Aviation: Executive Order

  • Photo by www.gerryoleary.com
    The front portion of the Emirates Executive cabin includes a dining area and a space furnished with couches and large video screens. Photo by www.gerryoleary.com
<< Back to Robb Report, November 2013

As a commercial jet, the Airbus A319 is a workhorse of the airline industry, seating from 124 to 156 passengers. As a private jet, it has been configured for use primarily by heads of state, political leaders who require privacy when flying long distances but also need space to interact with staff. The Dubai-based and government-owned Emirates airline—the largest airline in the Middle East, with more than 3,000 flights per week—recently configured an A319 for private flight, dubbed it the Emirates Executive, and began offering it for charter.

The A319 model has a slightly wider fuselage than the Boeing Business Jet, the Gulfstream G550, or the Bombardier Global Express, which means that it offers an even roomier interior when reconfigured as a private jet. The Emirates Executive has enough room for most entourages: It seats as many as 19 passengers. The aircraft has a cruise altitude of 41,000 feet and a cruise speed of 540 mph. It has a range of nearly 5,000 miles, enabling it to deliver passengers nonstop from Dubai to any point in Europe, Africa, and India and much of the rest of Asia. Emirates says the Executive aircraft is available to fly to and from most cities throughout the world, including those that are outside the airline’s network. (Emirates offers commercial flights between Dubai and eight North American cities, including New York, Los Angeles, and Dallas. It was scheduled to add a nonstop route from New York City to Milan in October, after this issue of the magazine went to press.) Emirates has not disclosed any prices for chartering the A319 and has not indicated whether customers departing from destinations outside the Middle East will pay a surcharge for deadhead flights.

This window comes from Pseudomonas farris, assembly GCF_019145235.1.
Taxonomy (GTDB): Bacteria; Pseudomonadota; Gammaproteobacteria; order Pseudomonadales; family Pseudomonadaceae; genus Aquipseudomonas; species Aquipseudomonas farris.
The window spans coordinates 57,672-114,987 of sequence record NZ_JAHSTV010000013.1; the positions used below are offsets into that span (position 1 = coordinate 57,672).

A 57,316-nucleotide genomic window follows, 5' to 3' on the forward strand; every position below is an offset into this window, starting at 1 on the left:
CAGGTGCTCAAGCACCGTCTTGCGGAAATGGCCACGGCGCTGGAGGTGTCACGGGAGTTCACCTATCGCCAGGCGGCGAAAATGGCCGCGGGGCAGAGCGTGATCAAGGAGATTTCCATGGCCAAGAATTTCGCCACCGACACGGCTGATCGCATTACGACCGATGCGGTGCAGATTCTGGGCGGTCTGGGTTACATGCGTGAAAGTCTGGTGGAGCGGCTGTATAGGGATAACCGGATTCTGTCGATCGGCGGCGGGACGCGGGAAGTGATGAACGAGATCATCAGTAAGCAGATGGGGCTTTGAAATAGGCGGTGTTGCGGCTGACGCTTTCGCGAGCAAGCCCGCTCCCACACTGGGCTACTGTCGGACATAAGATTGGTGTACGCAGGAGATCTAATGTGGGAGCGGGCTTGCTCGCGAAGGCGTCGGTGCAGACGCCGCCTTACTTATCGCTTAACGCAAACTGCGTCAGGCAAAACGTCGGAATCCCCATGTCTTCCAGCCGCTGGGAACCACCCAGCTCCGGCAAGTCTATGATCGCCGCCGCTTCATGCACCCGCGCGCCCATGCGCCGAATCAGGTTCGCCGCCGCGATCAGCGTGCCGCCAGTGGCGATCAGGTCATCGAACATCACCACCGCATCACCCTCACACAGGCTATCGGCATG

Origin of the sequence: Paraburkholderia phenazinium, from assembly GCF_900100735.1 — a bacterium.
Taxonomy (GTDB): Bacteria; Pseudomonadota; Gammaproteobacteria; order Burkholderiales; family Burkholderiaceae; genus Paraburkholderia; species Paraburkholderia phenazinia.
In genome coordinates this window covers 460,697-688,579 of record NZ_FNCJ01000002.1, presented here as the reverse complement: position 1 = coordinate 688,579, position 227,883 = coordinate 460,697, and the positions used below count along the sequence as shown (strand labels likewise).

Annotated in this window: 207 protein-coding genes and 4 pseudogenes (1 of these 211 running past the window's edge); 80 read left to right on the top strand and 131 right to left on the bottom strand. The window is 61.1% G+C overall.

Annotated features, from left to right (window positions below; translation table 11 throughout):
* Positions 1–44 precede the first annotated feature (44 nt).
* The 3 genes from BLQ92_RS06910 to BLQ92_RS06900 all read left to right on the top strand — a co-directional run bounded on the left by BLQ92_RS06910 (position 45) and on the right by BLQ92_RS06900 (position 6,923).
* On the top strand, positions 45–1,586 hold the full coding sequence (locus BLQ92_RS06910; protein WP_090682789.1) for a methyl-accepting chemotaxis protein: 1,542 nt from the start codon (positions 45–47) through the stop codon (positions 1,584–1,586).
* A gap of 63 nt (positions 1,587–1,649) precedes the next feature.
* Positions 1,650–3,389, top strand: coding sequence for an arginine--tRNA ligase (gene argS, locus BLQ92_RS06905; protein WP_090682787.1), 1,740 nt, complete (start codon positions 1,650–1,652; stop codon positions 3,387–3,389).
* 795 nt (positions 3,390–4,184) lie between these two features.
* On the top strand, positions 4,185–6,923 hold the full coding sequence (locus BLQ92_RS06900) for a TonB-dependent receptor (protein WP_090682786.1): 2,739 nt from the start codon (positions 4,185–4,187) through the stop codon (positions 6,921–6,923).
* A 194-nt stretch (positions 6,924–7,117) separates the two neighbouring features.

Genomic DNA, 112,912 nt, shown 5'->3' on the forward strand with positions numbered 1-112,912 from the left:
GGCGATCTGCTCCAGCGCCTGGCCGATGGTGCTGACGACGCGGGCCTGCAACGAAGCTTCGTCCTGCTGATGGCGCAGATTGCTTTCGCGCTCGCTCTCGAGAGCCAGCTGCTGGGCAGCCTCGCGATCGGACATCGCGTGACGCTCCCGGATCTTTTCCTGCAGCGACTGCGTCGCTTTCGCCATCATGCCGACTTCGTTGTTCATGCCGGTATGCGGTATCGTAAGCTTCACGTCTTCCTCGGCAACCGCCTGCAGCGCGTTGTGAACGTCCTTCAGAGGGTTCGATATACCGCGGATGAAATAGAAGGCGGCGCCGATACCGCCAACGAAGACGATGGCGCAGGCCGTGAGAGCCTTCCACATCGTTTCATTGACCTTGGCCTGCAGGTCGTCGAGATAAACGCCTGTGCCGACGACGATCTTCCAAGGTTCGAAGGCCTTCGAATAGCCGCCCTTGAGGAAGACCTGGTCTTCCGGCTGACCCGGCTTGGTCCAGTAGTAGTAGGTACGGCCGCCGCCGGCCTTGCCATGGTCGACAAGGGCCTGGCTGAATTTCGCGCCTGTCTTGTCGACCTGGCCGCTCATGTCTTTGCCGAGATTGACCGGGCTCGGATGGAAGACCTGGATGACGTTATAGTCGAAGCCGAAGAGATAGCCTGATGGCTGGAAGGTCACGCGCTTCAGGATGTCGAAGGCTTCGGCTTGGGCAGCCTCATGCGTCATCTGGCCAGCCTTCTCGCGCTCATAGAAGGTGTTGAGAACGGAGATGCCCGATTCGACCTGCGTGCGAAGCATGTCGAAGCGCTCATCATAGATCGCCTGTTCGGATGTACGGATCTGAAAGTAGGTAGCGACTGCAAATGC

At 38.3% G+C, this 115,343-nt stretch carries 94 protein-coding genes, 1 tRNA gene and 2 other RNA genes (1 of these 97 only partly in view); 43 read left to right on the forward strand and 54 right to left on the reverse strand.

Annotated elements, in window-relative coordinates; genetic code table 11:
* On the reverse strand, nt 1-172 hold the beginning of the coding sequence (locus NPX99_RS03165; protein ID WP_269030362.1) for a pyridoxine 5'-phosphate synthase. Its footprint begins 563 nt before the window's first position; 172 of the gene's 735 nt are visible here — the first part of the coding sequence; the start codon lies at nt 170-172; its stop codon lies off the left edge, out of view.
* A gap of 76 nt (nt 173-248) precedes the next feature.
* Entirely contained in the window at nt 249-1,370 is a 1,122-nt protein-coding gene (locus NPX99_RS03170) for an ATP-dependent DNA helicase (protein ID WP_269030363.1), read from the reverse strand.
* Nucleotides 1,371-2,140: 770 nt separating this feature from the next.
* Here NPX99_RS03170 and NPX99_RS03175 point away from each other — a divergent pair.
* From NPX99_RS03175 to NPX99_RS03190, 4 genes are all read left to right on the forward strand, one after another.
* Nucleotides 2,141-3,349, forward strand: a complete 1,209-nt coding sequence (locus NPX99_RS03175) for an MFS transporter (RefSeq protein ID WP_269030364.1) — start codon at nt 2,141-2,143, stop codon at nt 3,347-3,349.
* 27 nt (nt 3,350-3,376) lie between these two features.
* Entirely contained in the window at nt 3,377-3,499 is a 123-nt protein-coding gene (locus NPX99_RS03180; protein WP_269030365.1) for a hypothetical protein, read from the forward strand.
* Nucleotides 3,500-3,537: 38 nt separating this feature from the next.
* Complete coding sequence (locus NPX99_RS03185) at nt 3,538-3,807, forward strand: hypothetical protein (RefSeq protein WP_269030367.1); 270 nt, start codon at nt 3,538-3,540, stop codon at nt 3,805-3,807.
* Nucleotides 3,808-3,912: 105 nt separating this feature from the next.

The Emirates Executive is managed by ExecuJet Aviation Group, a private-aviation company based in Zurich that manages, sells, and charters aircraft and runs 18 fixed-base operators throughout the world, including one at Dubai International Airport. The one-of-a-kind interior of the Emirates Executive was designed and built at the Airbus Corporate Jet Centre in Toulouse, France. The front of the cabin features a dining and lounge area that seats as many as 12 passengers, and a work and relaxation area that is furnished with two couches, four tables, and two 42-inch LCD screens. The jet’s entertainment and communication systems include on-demand video, live TV, video conferencing, high-speed Internet access, and mobile-phone connectivity.

Toward the rear of the cabin are 10 mini-suites, each of which includes a fully reclining seat and a 32-inch LCD screen. The aircraft’s lavatory has a full shower and a heated floor and is stocked with luxury skin-care products. The galley will accommodate any menu requests, and charter flights include limo service to and from the airport.

Emirates Executive, www.emirates-executive.com

A team of aviation veterans seeks to build the world’s smallest fixed-wing VTOL aircraft…
A lavishly designed cabin includes a sushi bar, silk wallpaper, a library, and more…
The articulating Aïana Wave chairs and adaptable spaces make the Astral interior ideal for long...
The 19-passenger copter will have an extended range and features to ensure maximum comfort…
The jet’s large floor plan allows for the addition of an office and a bedroom…
The six-seat, twin-engine jet has a reworked interior and upgraded technology…
The two-seat jet is being developed for both private and military flying…
The new improvement to the BBJ private aircraft reduces drag and adds range…
The design concept incorporates technology found on Mercedes-Benz automobiles…
The company’s design could reduce the flight time between Washington, D.C., and Paris by 3 hours…